By Daniel W. Raab
The Montreal Convention is a U.S. treaty governing international movement of cargo. Therefore, it is the supreme law of the land. By its own terms, the Montreal Convention replaces a country’s own laws, and several countries have adopted the convention.
Many airway bills for international cargo shipments state that the terms of the Montreal Convention apply to the shipment, bringing some consistency to international law. It makes it easier for shippers and carriers, who must know one set of rules rather than worrying about the laws of different countries.
The Montreal Convention’s standing clause, which is the clause dealing with who has the right to sue on a claim, gives this right only to the consignee and the shipper/consignor on the AWB.
Accordingly, courts have strictly construed the standing provision of the Montreal Convention. QBE Ins. LTD. v. Eva Airways Corp., 2013 (U.S. District Court for the Northern District of California) has a strict interpretation of the law on the right to bring a lawsuit. This case deals with insurance subrogation, which is the right of an insurer to bring a lawsuit against a potentially liable party after it has paid its own insured on a claim.
In QBE Ins. Ltd. v. Eva Airways Corp., QBE was the insurance company for Flexstar Technology Inc., who contracted with freight forwarder Nippon Express to transport electronics from San Francisco to Shanghai. Nippon then assigned the consignment to EVA Airways Corporation for further handling.
When the cargo was unpacked at its destination, it was determined to be damaged. As Flexstar’s insurer, QBE claimed that it was the subrogated insurer of Flexstar and brought suit on its own behalf, claiming that it suffered damages because it had paid for the damaged cargo.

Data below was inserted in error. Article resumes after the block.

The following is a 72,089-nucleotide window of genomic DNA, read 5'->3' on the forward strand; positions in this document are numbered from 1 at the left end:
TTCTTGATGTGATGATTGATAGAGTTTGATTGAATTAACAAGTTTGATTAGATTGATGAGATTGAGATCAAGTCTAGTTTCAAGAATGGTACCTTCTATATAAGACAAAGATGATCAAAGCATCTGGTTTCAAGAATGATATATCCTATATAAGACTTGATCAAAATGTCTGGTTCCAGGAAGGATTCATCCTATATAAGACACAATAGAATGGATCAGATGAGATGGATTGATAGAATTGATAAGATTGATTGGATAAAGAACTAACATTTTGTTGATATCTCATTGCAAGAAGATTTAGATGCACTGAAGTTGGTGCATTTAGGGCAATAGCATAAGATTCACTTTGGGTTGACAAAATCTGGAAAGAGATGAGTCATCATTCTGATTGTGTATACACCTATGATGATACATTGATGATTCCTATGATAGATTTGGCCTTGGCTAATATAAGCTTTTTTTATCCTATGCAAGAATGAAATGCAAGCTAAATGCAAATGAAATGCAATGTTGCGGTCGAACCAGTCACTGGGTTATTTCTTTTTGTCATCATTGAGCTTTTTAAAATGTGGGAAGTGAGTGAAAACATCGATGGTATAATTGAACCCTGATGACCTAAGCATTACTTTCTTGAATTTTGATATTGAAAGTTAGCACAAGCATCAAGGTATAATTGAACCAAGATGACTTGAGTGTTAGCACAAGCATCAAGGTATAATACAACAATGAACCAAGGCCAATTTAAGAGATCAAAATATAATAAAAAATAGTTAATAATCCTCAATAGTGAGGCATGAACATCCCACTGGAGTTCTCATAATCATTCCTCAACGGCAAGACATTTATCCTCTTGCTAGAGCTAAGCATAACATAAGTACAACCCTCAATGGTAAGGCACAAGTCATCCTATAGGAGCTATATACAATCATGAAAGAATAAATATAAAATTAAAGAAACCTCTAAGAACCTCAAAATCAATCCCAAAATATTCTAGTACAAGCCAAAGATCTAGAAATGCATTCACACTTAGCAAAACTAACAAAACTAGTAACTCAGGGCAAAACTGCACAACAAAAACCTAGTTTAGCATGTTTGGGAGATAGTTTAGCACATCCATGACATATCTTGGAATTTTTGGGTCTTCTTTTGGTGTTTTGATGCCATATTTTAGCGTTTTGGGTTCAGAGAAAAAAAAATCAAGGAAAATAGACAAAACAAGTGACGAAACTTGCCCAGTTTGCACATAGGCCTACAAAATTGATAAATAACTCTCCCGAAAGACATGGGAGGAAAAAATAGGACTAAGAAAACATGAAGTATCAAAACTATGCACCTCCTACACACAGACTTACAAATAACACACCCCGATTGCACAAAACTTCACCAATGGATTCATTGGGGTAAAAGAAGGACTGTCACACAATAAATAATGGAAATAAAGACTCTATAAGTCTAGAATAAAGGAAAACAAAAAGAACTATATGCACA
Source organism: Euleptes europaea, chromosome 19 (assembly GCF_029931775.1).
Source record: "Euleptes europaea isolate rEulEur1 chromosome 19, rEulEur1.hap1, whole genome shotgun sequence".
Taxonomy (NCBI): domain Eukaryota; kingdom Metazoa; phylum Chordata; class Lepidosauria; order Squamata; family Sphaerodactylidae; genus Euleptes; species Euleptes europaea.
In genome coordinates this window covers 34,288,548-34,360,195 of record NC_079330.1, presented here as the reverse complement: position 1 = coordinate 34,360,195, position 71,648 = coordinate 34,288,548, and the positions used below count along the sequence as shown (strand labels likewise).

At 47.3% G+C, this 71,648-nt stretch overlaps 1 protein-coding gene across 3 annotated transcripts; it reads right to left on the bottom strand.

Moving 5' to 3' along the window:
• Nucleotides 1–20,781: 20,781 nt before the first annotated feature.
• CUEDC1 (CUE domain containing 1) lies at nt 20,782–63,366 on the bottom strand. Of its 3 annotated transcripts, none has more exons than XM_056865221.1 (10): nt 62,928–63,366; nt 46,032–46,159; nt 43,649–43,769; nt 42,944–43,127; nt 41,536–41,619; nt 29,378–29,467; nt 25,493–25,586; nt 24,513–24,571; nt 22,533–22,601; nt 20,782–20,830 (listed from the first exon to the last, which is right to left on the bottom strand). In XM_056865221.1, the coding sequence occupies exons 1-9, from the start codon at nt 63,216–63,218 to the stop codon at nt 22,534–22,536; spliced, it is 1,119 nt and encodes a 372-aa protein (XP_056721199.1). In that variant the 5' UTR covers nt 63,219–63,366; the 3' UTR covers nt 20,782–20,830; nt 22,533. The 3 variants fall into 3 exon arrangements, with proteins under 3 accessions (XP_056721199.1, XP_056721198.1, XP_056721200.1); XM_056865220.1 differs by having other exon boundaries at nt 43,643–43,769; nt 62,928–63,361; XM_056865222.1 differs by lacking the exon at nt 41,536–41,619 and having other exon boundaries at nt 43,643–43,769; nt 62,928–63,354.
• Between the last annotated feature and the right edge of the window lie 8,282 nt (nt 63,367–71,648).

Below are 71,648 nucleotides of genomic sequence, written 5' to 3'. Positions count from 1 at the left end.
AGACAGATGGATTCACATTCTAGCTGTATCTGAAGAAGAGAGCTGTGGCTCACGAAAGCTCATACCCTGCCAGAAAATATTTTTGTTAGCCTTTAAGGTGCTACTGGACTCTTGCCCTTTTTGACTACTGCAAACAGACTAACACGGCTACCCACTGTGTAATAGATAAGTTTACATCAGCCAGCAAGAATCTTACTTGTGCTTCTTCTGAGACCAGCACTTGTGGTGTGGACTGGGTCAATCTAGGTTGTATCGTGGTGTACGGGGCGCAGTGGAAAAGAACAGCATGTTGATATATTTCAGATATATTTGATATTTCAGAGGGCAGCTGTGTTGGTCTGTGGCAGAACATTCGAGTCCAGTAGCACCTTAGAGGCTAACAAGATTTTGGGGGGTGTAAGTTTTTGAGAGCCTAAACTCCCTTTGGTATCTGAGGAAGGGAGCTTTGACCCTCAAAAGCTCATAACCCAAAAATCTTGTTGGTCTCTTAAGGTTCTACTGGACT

The court held that QBE did not have standing – the right to sue – under the Montreal Convention, because it was not listed on the AWB. The court stated that QBE did not prove that a party who does not appear on the AWB as shipper/consignor or consignee has standing to sue on behalf of the consignor or consignee.
Additionally, the court cited the plain language of the Montreal Convention to support its finding that QBE lacked standing to sue. The convention states that the consignor and consignee are only granted the right to sue “each in its own name,” rather than through a third party.
Because QBE was not listed as the consignor or consignee on the AWB, it did not have standing to sue.
Therefore, the provision regarding the right to sue under the Montreal Convention is narrowly written as interpreted by this California court. In order to have the right to bring suit under the Montreal Convention, a plaintiff according to this court, must be listed on the AWB as the consignor or the consignee of a shipment.
This case is a narrow interpretation of the law. The court indicated that the lawsuit should be brought in the name of the insured, who was already reimbursed for the loss and therefore had no interest in the cargo.
I do not know if this will be binding authority in all courts, but it is there for carriers to refer to in their defense of subrogation lawsuits. The lawyers who brought the lawsuit did what many lawyers have done – sue in the name of the party that suffered the loss – but in this instance, it resulted in a dismissal.
Daniel W. Raab is a Miami-based attorney specializing in transportation issues. He is the author of Transportation Terms and Conditions, Chapter 47 of the New Appleman Practice Law Guide, Chapter 5 of the Benedict on Admiralty Desk Reference Book, and a contributing author to Goods In Transit. Madiha Merchant, a 2013 graduate of the Florida International College of Law, assisted with this article.